Login  /  Register
Lastest Polls
Which Brand Digital Camera Do You Own?
Advertisement on Facebook on Twitter Add To Google Toolbar RSS Feed Youtube Channel Bookmark Page Set As Homepage Search Digital Camera Reviews Search News Search Photography Tips
Canon EOS 1200D Digital Camera Review
canon20141023ba.jpgDigital Camera Review by: Paul Burgess
The Canon 1200D has been deliberately targeted at the first time digital SLR purchaser and to this end it its hits the mark beautifully. In my mind its a bargain given what you get. When I bought my first entry level DLSR it was way more expensive and did not come close to the 1200D in terms of its performance. Straight out of the box you will be able to start capturing both photo's and videos at a very impressive quality.

Appearance and Functionality

The 1200D has that classic Canon styling, one look at it and you know who built it. The body itself is finished in matt black with that classic Canon white lettering branding the camera. To hold, the camera body is extremely light due to its carbon fibre/polycarbonate exterior coming in at just under 500 grams when loaded with a battery. The grip is textured around the front section of the camera to provide grip for your fingers and the thumb area of the grip has a textured inlay set back into the body in way that gives the feel the camera has wrapped around your thumb. The net effect of this is the camera is easy to hold and feels secure. It is a very comfortable camera to shoot with and to carry around. Construction wise the 1200d feels both durable and portable.

The front of the camera has the lens release button only and the 1200D has a nice large button making it easy to remove the lens. I expected to find a depth of field preview button on the front of the camera however it was not present. Depth of Field previews need to be added to one of the other buttons via a custom preset which is a little odd.  The rear of the camera employs the D-pad layout to provide for invoking the ISO, Auto Focus, shot timer and shooting mode and the white balance.  There are separate buttons for accessing the menu display options, live view image playback etc. All the buttons can be accessed by your thumb allowing for single handed shooting and the layout ensures navigating your way around the camera is easy.  Overall the layout of the controls has been deliberately configured to cater for users new to DSLR. The Quick control button allows access to a screen that lets you quickly access all the cameras regularly used shooting controls. The number of buttons and dials on the camera has been kept to a minimum which makes the 1200d very easy to use. The camera has a hot shoe for connecting an external flash unit, a usb port for tethering the camera to a computer to laptop to remotely control it and a trigger port for shooting longer exposures.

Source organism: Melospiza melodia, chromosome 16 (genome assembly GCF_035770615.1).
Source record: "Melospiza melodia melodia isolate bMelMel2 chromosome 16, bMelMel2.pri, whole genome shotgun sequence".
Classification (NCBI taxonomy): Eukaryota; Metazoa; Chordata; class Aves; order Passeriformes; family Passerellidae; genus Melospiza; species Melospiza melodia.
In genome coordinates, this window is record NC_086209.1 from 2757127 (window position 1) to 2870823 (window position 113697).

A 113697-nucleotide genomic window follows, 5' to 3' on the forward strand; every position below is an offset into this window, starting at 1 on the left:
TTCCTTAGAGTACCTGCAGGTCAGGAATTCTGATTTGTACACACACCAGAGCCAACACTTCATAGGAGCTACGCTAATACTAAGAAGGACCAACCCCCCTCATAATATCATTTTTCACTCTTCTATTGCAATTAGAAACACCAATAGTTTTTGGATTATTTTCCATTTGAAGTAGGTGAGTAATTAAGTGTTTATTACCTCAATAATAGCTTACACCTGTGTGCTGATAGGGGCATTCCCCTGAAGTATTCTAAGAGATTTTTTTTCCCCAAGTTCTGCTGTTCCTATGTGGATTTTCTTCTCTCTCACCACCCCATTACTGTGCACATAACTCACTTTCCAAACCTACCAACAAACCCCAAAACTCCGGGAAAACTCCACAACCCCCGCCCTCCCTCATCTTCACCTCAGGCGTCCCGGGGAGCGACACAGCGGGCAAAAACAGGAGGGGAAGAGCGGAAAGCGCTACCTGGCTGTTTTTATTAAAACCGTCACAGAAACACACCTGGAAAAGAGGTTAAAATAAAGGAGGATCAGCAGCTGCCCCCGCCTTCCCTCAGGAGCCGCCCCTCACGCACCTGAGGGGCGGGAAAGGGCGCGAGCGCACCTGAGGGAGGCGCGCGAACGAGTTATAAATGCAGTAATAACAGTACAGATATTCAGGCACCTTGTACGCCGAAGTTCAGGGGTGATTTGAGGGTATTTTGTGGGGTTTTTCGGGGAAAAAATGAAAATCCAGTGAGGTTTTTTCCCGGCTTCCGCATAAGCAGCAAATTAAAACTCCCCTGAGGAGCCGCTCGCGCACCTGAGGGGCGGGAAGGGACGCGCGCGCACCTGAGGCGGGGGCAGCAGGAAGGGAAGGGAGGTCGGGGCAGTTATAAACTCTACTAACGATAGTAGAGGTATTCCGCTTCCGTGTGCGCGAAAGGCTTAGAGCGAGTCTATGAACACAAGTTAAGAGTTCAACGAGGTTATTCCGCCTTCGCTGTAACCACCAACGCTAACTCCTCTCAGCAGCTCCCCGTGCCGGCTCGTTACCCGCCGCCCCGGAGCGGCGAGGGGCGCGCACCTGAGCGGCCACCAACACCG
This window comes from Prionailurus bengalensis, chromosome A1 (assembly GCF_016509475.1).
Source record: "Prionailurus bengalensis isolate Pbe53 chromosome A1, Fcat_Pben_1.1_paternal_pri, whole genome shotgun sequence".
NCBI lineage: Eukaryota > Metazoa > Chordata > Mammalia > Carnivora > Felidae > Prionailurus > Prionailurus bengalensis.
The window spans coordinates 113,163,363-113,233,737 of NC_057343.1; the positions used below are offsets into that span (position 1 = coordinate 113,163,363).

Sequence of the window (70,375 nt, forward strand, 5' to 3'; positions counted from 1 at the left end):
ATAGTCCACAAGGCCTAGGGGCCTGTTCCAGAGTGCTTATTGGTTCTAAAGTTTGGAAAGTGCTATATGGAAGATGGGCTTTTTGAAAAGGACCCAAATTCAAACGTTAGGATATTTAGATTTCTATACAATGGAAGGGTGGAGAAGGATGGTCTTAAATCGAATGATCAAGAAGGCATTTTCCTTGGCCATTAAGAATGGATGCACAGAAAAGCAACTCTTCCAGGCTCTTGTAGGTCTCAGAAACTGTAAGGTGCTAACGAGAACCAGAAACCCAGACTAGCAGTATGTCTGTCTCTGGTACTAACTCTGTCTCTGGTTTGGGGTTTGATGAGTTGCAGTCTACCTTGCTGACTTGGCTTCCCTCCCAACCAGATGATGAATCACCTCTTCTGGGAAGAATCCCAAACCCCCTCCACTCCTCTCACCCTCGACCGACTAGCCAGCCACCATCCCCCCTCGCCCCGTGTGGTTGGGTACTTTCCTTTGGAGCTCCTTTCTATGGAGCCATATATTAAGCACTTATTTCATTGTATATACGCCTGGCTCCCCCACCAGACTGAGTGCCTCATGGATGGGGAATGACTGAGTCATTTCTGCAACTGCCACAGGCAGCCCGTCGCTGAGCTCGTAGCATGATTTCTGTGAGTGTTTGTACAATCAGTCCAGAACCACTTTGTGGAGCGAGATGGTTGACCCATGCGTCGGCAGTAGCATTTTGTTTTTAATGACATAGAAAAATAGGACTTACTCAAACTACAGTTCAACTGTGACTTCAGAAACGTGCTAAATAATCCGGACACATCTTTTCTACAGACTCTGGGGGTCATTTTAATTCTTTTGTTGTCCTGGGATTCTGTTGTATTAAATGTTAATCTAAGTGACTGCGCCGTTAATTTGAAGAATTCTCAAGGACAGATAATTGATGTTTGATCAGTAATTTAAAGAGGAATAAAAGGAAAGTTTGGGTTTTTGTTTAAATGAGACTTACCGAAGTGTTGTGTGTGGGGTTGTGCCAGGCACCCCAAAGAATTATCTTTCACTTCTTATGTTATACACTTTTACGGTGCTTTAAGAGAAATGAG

canon20141023bb.jpgThe mode dial has what Canon calls the creative zone, Aperture Priority, Shutter Priority and full manual mode where you take control of the camera once you are getting more confident in your shooting. It has also has a suite of automatic options like Scene Intelligent auto where the Camera analyses the scene before it and chooses the optimum settings for you. The Creative Auto settings lets you control the degree of background blur your want in your images (through the aperture setting), the picture mode, the self timer settings and whether or not you want the flash to fire. The Basic zone as Canon has named it includes settings that are tailored for specific scenes including portrait, landscape, macro and sport amongst others. Overall I found the camera made pretty good decisions in regards to picking the scene. The camera came up with a sound mix of ISO, shutter speed and aperture settings. Some cameras have a tendency to set the shutter speeds a little slow for my liking when operating in auto modes, the 1200D does not which to me is a big plus.

Having been a Canon user for some time I am used to the menus they provide. Personally I find them well organised and simple to navigate especially in the entry level systems. You don't get lost in the menu system which is always nice thing especially when you are new to a camera and new to Digital SLR's. Canon also provides a free app "The EOS 1200D Companion" which provides a fantastic guide to the camera explaining each of the buttons and shooting modes in terms someone new to digital SLR's will find easy to understand. It's a brilliant idea and a great learning tool if you are wanting to expand your understanding of the camera and how to take great photos.  

Image Quality and Lens Quality